To Roll or Not to Roll
By The Warden
PREVIOUSLY: After establishing a signature mechanic for the Phoenix Project (yeah, I’m still playing around with the codename for this game) where characters receive Complications when rolling an odd number, the issue of Complication frequency – particularly with Minor Complications intended on a successful roll – and the need to provide a form of control twisted it around and made it work as a personal choice to gain the benefit of a bonus action on the same turn. For the complete step-by-step process to date, check out the Phoenix Project tag.
With such a lofty goal in mind – I mean the bonus action for the PC, as this is something many games require expenditures and enforce limitations – the role of dice rolls in Phoenix are rather significant. They do in every game, don’t get me wrong, it’s simply the fact that every successful dice roll in this game can lead up to a very lengthy turn and this flies right in the face of its Primary Objective: All turns must take an average of 30 seconds to resolve and move on. Too many bonus actions and suddenly a player is looking at 30 seconds in the rear view mirror.
I need to establish a purpose for Phoenix’s dice rolls; a reason why they are required in the game. It’s a bit harder than it sounds because you’re basically defining when skill, natural aptitude, and luck can help characters beat the odds and, more importantly, what they can perform without a thought or concern. It’s about setting down guidelines for when players roll dice and when they do not. But first, I need to lay down the absolutes for how players can describe their actions and determine what they’re rolling for.
THE CORE DETAIL
For a high-combat game like I intend for Phoenix, all this can get really tricky. Not just because combat automatically implies rolling multiple times per skirmish (a safe average is seven rounds, I always assume) with players making one per round and GMs dropping dice in multitudes at a possible rate of at least one per PC, but because of personal design choices. I’m a sucker for the “every roll is a single strike” theory of design; I’ve always pictured any RPG battle I’ve been in as a single swing, shot, or body flip to cause damage. Many games and individual GMs take efforts to explain your dice as a flurry of attacks, each one wearing down the opponent until one cuts its mark and brings those hit points down a notch. I have no intention of going this route with Phoenix.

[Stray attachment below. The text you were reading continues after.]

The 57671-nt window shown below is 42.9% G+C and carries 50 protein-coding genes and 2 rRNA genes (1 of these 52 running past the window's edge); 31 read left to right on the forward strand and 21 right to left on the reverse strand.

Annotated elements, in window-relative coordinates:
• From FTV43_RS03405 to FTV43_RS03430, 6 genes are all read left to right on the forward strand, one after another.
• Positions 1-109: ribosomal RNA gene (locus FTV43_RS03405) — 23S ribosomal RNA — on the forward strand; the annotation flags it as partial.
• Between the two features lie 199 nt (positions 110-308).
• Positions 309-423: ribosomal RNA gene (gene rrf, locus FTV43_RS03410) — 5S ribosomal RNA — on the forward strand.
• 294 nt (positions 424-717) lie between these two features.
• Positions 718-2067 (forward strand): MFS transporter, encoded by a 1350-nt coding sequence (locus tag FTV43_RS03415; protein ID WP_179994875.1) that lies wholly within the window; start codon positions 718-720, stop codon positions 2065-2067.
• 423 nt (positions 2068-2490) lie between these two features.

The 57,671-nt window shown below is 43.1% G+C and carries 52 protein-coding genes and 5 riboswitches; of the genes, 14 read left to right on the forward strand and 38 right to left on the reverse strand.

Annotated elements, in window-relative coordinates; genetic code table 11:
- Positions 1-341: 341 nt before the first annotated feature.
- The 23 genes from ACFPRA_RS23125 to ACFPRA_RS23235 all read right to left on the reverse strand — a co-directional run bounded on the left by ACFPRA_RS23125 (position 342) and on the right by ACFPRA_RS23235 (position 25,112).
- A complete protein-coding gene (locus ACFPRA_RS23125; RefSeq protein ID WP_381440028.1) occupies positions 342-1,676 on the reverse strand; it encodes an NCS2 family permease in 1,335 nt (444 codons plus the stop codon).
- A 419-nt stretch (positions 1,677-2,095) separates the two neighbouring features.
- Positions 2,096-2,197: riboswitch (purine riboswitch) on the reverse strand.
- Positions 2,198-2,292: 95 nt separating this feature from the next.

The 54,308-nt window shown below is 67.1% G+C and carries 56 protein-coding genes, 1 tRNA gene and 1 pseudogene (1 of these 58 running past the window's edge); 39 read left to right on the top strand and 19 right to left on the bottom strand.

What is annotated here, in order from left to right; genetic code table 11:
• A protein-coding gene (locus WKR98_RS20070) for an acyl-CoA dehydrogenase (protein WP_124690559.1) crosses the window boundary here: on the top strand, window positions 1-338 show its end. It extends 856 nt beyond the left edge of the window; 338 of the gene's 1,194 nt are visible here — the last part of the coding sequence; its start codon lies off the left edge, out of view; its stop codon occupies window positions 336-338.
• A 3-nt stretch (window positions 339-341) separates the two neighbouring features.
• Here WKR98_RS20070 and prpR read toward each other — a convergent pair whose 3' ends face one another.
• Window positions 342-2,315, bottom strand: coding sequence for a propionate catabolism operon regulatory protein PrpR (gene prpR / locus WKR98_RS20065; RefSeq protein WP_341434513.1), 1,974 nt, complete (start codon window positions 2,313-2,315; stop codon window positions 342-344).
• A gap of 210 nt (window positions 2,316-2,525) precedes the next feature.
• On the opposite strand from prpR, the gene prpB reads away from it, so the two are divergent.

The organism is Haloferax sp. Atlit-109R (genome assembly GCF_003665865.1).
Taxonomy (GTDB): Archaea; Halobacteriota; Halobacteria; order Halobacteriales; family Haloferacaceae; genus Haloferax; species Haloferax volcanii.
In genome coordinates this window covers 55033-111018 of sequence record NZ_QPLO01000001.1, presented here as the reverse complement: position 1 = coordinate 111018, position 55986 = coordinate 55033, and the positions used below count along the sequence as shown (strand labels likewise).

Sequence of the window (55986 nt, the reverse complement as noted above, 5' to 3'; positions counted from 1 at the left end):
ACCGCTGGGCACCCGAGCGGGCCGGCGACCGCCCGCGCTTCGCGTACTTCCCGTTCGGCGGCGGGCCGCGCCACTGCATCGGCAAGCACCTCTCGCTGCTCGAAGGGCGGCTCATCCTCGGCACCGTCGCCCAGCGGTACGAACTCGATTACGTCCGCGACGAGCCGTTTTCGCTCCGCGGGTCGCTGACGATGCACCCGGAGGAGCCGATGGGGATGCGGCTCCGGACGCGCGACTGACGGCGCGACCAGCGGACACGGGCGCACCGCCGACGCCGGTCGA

Then again, it’s not going to be in my hands, is it? Let’s recap the inclusion of descriptive benefits to building the die applied to the action for a moment. Players add narrative details to their action and gain +1 step – one level higher, such as a d8 to a d10 – until they reach their character’s Potential. And if I want to keep this game simple and quick-to-learn, it’s best to allow players to run with it as they will. If a player wants to offer up a series of spin kicks and punches to the face of her opponent, no problem. If a player goes with a long build up involving a slow-motion boost from the side of a wall before spinning sideways in the air and bringing down her fist diagonally across the opponent’s jaw, bring it on. Either way should be applicable for this game to meet all its goals and allows everyone a chance to set the tone and use combat as a way to express their personal style and vision for their characters.
The difficulty in setting our dice needs is when does a failed roll fail? When the PC steps off the adjoining wall, in the middle of a spin kick, or when the diagonally-approaching fist is intended to strike jaw? It all depends on the overall goal of a dice roll. If it’s all about causing harm to an opponent or busting down a door (wow, I really use that example a lot), the objective is fairly simple and so we can look to that for defining when players will roll. An attack roll is meant to cause harm; all the flips, jumps, and fanciness is just icing on the cake, making the failed roll something like the cake crumbling off your fork and leaving you with none of that chocolatey goodness in your mouth. All those extra add-ons continue on as normal and the PC doesn’t have to worry about looking like a fool AND missing the attack. It’s how the action comes to an end, that final descriptive element before the player rolls the die.